Astronomers estimate that in the asteroid belt between Mars and Jupiter, there are over one million asteroids that have a diameter of over 1 kilometer across. That means that theoretically, there’s no telling when a huge and dangerous asteroid could be heading our way.
The space rock designated as 2007 FF1 is designated as “potentially hazardous,” and the New York Post informs that it will pass by our planet on April 1. Luckily enough, there’s no chance of a collision, as it seems once again that somebody up there still loves us!
2007 FF1 measures about 200 meters
While the 2007 FF1 asteroid measures roughly 200 meters across, it would certainly cause some damage if it ever hits our planet. It wouldn’t mean a “Chicxulub 2.0” impact, that’s for sure, but that doesn’t mean that you would be willing to welcome it.
Astronomers in charge of the Virtual Telescope Project (VTP) captured the asteroid in a new image:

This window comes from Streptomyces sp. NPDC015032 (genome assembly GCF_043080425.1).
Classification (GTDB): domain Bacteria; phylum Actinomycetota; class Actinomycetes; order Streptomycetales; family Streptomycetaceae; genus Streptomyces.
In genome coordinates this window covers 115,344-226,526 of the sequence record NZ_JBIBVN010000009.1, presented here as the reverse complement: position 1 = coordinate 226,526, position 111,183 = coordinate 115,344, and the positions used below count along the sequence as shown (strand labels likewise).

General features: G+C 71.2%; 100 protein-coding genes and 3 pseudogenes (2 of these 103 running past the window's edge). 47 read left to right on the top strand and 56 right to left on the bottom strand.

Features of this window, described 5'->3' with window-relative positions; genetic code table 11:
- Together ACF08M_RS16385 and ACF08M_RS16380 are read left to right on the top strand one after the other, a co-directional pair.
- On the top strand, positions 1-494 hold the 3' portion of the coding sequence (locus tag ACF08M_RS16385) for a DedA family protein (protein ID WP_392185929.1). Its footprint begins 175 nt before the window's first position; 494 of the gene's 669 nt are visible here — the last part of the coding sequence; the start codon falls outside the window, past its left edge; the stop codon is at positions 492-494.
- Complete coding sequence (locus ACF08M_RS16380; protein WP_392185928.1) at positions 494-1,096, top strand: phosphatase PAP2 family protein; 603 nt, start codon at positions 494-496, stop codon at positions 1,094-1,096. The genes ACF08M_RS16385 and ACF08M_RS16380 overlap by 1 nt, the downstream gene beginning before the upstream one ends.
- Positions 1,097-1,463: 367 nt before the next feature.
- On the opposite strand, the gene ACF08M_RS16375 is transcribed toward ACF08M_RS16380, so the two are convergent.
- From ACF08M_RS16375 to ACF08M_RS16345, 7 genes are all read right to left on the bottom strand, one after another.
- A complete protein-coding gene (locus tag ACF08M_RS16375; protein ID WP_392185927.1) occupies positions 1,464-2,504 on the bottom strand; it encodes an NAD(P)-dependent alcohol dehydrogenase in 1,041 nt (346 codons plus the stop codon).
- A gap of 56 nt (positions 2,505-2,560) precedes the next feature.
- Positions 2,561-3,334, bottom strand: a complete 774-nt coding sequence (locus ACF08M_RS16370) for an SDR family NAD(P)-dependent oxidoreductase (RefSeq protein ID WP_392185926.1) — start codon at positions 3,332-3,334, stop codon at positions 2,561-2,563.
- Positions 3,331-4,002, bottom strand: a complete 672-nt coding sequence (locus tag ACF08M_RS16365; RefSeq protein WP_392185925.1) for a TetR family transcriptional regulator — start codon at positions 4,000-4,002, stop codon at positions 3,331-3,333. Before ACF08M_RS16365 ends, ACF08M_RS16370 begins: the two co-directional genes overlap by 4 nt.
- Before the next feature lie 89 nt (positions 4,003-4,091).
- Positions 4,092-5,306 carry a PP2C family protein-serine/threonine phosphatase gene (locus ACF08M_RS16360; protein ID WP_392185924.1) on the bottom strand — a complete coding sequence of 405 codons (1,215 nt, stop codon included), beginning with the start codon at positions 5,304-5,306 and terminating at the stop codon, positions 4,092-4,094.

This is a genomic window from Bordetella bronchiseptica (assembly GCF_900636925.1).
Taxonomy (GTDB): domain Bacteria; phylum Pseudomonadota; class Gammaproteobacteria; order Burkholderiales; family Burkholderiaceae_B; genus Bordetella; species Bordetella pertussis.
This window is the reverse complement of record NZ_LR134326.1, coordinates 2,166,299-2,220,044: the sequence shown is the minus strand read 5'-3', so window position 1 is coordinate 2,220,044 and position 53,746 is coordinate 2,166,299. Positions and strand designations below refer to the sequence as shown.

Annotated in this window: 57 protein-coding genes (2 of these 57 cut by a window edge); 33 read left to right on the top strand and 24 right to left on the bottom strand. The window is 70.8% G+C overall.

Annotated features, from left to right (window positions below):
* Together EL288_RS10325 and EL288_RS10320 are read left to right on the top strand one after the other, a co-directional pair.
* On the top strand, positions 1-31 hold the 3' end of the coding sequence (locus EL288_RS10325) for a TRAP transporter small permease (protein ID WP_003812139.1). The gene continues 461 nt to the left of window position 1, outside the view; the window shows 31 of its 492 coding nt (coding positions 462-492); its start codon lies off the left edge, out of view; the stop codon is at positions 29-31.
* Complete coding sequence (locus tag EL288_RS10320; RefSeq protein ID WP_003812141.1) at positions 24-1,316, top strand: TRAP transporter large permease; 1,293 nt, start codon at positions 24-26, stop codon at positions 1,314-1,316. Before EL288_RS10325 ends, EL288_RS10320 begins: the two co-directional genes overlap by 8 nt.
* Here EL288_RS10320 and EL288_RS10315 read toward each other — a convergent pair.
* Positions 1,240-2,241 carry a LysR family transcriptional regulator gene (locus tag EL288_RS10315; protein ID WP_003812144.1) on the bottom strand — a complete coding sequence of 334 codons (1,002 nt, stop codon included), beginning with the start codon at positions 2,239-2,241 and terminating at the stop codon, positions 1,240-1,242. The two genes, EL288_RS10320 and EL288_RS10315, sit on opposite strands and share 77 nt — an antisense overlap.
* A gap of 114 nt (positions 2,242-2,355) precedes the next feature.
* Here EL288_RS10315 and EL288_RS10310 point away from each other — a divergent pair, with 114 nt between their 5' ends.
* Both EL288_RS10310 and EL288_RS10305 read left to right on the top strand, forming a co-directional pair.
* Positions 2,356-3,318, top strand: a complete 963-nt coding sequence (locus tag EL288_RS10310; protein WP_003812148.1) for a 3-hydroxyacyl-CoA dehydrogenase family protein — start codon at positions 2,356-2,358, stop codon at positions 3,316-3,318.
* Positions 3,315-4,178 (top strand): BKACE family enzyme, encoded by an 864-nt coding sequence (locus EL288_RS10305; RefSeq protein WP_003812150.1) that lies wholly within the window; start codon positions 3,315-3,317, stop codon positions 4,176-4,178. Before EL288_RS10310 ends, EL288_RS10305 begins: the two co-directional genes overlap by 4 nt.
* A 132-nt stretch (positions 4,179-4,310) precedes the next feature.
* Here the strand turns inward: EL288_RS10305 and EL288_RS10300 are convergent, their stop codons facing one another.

Next 01 Apr., the potentially hazardous asteroid 2007 FF1 will have a relatively close and obviously safe encounter with us. It will come as “close” as 7.4 millions of km, about 19 times the average lunar distance. Here it is our image.
👇👇👇🔭☄️📷 👇👇👇https://t.co/UI8zjWYUiH pic.twitter.com/UWy29vII45
— Virtual Telescope (@VirtualTelescop) March 25, 2022
Gianluca Masi, the founder of VTP, wrote, as the New York Post quotes:
This about 200 meters large asteroid will reach its minimum distance from us on April 1 at 21:35 UTC,
Of course, there are no risks at all for our planet.
We can all feel glad that NASA is closely monitoring the sky permanently for any possible threats. Of course, even our cosmic vicinity is way too large to be monitored with 100% accuracy, but it still represents a pretty sure bet that humanity has.
Until now, there’s no sign of any dangerous asteroid or comet approaching our planet in the near future, according to NASA. Otherwise, meteors enter the Earth’s atmosphere very often, but most of those space rocks are way too small to make it to the surface intact. Long live air friction and gravitational acceleration! Without them, we would probably be history right now, along with the dinosaurs!